An Open Conversation on Esol

In light of substantial cuts to Esol funding over the last five years, David Cameron’s commitment yesterday to providing an additional £20 million fund for Esol is welcome. It shows an understanding of the vital role language must play in the cultural and economic integration of migrants.

In being framed as a counter-radicalisation move targeted at the Muslim community, however, yesterday’s announcement will almost certainly have unintended consequences; and will likely end up running counter to the government’s wider integration agenda. As argued in our study On Speaking Terms, a comprehensive, national strategy for Esol is instead what is needed.

There is, of course, a rationale for targeting limited resources for Esol at communities in the most need. As our research at Demos has shown, Muslim women are less likely to be economically active than other women, and for some language can be a significant barrier to accessing the jobs that many want. Once in work we also know that the skills of some Muslim women are under-utilised relative to other women, and progression is a challenge; again, English fluency can be a contributory factor.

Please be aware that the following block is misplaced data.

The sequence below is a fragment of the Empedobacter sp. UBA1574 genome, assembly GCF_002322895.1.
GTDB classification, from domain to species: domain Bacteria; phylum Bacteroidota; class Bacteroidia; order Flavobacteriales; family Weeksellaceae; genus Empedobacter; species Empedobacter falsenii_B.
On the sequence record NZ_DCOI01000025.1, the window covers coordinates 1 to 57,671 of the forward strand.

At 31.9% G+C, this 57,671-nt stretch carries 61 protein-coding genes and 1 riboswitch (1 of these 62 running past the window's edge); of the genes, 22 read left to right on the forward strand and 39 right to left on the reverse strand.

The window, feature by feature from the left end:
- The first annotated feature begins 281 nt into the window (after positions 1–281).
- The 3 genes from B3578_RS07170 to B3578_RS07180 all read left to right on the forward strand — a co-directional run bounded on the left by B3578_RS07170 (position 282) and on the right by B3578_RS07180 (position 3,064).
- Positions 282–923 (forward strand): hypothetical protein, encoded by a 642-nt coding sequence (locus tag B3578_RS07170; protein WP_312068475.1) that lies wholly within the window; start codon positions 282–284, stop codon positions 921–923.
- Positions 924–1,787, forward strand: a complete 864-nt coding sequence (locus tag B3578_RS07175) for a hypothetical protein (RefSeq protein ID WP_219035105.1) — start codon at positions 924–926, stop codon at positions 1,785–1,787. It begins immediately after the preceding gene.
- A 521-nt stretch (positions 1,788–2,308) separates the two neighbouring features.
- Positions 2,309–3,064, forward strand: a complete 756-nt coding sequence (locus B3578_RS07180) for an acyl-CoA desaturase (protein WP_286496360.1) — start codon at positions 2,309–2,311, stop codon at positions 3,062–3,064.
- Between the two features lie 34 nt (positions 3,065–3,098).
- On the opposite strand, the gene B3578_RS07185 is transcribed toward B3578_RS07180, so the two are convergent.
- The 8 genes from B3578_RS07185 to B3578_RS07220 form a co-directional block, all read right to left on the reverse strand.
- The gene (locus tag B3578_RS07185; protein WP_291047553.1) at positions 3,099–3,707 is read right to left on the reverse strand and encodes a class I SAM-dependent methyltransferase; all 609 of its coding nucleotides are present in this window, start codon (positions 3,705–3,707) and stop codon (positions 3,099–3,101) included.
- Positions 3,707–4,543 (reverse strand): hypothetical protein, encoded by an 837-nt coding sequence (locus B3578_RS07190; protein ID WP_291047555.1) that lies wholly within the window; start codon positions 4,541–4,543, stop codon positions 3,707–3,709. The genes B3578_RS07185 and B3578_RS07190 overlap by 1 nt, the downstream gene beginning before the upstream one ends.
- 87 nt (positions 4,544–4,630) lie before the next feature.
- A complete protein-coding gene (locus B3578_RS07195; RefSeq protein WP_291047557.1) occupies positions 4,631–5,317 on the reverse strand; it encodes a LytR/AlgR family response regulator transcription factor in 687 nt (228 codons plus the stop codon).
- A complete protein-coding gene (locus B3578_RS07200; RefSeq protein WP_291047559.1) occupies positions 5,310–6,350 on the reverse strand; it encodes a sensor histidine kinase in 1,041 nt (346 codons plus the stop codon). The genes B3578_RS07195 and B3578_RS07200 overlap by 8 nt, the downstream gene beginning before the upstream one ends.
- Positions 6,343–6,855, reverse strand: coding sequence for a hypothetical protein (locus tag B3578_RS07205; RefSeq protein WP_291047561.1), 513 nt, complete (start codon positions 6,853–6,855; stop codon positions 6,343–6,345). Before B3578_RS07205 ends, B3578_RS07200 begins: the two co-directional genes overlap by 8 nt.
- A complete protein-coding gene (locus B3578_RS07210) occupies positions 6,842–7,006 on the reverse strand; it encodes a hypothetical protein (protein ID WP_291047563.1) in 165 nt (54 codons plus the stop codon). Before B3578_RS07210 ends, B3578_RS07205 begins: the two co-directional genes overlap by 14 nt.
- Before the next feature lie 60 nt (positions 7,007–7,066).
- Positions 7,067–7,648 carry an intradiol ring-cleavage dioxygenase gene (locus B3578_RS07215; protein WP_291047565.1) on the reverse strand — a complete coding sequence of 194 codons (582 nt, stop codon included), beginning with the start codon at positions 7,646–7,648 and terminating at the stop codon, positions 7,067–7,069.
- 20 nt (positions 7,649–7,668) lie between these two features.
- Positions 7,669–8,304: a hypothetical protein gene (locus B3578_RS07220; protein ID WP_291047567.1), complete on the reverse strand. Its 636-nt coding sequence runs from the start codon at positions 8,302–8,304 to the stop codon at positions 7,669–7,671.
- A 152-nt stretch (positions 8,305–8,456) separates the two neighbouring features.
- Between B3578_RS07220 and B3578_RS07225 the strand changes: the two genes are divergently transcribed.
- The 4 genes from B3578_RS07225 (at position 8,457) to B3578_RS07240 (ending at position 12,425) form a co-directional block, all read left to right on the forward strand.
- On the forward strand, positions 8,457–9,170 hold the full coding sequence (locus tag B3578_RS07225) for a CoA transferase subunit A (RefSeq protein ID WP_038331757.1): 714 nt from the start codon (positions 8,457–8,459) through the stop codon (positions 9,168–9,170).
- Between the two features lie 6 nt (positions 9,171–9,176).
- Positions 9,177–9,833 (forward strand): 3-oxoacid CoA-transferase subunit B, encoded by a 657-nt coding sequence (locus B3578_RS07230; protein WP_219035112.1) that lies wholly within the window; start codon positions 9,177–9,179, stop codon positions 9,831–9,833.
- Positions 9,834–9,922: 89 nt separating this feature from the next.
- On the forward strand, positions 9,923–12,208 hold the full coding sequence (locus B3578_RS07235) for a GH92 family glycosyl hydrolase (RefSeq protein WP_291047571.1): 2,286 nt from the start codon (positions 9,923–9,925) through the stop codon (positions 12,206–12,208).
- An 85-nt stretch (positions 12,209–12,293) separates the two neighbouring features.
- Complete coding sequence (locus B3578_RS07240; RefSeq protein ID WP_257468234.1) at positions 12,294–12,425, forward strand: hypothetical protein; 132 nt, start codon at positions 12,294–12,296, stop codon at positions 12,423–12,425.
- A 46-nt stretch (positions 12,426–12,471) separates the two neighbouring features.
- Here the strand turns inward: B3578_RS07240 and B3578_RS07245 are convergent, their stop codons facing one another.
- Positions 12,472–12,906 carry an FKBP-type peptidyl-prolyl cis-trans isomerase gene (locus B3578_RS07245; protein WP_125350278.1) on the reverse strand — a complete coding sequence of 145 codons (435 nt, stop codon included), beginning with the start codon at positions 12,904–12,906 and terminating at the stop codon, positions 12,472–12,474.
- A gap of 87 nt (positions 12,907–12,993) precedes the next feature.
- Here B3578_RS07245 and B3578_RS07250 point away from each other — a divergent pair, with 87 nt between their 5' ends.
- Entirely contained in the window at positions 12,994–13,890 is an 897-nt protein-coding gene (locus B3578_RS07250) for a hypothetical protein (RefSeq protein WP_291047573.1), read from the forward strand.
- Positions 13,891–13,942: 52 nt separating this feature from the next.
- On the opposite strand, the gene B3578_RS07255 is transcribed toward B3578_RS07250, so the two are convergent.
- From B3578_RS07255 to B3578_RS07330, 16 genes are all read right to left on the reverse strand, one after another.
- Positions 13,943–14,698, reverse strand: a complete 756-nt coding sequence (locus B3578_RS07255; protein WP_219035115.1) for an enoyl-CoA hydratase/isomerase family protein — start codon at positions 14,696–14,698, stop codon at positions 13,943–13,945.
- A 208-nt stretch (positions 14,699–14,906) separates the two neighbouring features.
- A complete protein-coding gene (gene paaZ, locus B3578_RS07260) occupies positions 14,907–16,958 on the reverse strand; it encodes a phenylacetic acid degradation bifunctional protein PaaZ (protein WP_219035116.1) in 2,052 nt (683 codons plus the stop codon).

However, the Government’s decision to limit the Esol conversation to one about the integration of Muslims does a disservice to the thousands of other non-Muslim learners on waiting lists for Esol classes across the country; learners who also have a right to the social and economic benefits Esol undoubtedly provides.

Furthermore, framing important – indeed, vital – integration policies such as language classes through the lens of radicalisation is a mistake. It will prove counterproductive to the broader objective of social cohesion of Muslim communities where this may be needed. Our own research at Demos has shown that this type of fear-driven approach is likely to heighten the isolation of communities and build distrust rather than building cohesion and long-term engagement.

England remains the only nation in the United Kingdom not to have a national strategy for Esol. Any national strategy must better balance the interests of all groups of learners, put the expertise of the Esol workforce at centre stage, and look to promote best practice as well as new and innovative ways to deliver that learning. A national strategy should better our understanding of the scale of need, empower learners so they are fully aware of all options for learning, and ensure accountability and oversight systems for the sector are fit for purpose.

After so many years of declining investment, a commitment to Government funding for such a critical area to the UK’s economic success and overall social cohesion is timely – but it is crucial the conversation does not end here.